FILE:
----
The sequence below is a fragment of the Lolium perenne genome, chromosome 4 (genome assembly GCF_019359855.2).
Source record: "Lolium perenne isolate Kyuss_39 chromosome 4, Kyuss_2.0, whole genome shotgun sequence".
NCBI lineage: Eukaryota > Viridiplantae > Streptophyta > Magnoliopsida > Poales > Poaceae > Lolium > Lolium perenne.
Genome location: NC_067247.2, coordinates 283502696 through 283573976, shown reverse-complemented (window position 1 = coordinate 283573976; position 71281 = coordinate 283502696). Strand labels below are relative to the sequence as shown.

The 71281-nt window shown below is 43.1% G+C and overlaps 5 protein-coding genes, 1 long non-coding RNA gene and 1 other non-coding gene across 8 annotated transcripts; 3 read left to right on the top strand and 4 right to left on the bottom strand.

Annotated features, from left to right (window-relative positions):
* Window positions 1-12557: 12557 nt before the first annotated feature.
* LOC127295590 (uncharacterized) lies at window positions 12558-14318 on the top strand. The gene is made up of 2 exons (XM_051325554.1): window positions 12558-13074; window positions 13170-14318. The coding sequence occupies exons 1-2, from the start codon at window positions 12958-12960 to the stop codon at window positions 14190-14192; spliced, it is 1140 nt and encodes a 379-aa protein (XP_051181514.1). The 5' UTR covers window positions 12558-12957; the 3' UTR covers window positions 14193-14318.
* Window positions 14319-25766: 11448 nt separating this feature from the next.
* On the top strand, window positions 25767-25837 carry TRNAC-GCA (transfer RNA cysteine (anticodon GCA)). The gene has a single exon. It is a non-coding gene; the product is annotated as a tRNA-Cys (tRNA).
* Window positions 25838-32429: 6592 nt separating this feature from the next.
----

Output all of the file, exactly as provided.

The sequence below is a fragment of the Lolium perenne genome, chromosome 4 (genome assembly GCF_019359855.2).
Source record: "Lolium perenne isolate Kyuss_39 chromosome 4, Kyuss_2.0, whole genome shotgun sequence".
NCBI lineage: Eukaryota > Viridiplantae > Streptophyta > Magnoliopsida > Poales > Poaceae > Lolium > Lolium perenne.
Genome location: NC_067247.2, coordinates 283502696 through 283573976, shown reverse-complemented (window position 1 = coordinate 283573976; position 71281 = coordinate 283502696). Strand labels below are relative to the sequence as shown.

The 71281-nt window shown below is 43.1% G+C and overlaps 5 protein-coding genes, 1 long non-coding RNA gene and 1 other non-coding gene across 8 annotated transcripts; 3 read left to right on the top strand and 4 right to left on the bottom strand.

Annotated features, from left to right (window-relative positions):
* Window positions 1-12557: 12557 nt before the first annotated feature.
* LOC127295590 (uncharacterized) lies at window positions 12558-14318 on the top strand. The gene is made up of 2 exons (XM_051325554.1): window positions 12558-13074; window positions 13170-14318. The coding sequence occupies exons 1-2, from the start codon at window positions 12958-12960 to the stop codon at window positions 14190-14192; spliced, it is 1140 nt and encodes a 379-aa protein (XP_051181514.1). The 5' UTR covers window positions 12558-12957; the 3' UTR covers window positions 14193-14318.
* Window positions 14319-25766: 11448 nt separating this feature from the next.
* On the top strand, window positions 25767-25837 carry TRNAC-GCA (transfer RNA cysteine (anticodon GCA)). The gene has a single exon. It is a non-coding gene; the product is annotated as a tRNA-Cys (tRNA).
* Window positions 25838-32429: 6592 nt separating this feature from the next.